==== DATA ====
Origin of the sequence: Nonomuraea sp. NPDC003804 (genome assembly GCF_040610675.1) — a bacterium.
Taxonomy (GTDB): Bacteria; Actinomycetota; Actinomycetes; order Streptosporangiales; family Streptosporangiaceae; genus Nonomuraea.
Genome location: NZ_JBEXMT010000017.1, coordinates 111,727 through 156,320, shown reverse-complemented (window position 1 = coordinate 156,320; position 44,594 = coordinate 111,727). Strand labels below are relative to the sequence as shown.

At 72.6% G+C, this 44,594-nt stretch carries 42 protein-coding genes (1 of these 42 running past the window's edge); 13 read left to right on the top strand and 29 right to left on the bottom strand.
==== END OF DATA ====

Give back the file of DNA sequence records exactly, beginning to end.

Origin of the sequence: Nonomuraea sp. NPDC003804 (genome assembly GCF_040610675.1) — a bacterium.
Taxonomy (GTDB): Bacteria; Actinomycetota; Actinomycetes; order Streptosporangiales; family Streptosporangiaceae; genus Nonomuraea.
Genome location: NZ_JBEXMT010000017.1, coordinates 111,727 through 156,320, shown reverse-complemented (window position 1 = coordinate 156,320; position 44,594 = coordinate 111,727). Strand labels below are relative to the sequence as shown.

At 72.6% G+C, this 44,594-nt stretch carries 42 protein-coding genes (1 of these 42 running past the window's edge); 13 read left to right on the top strand and 29 right to left on the bottom strand.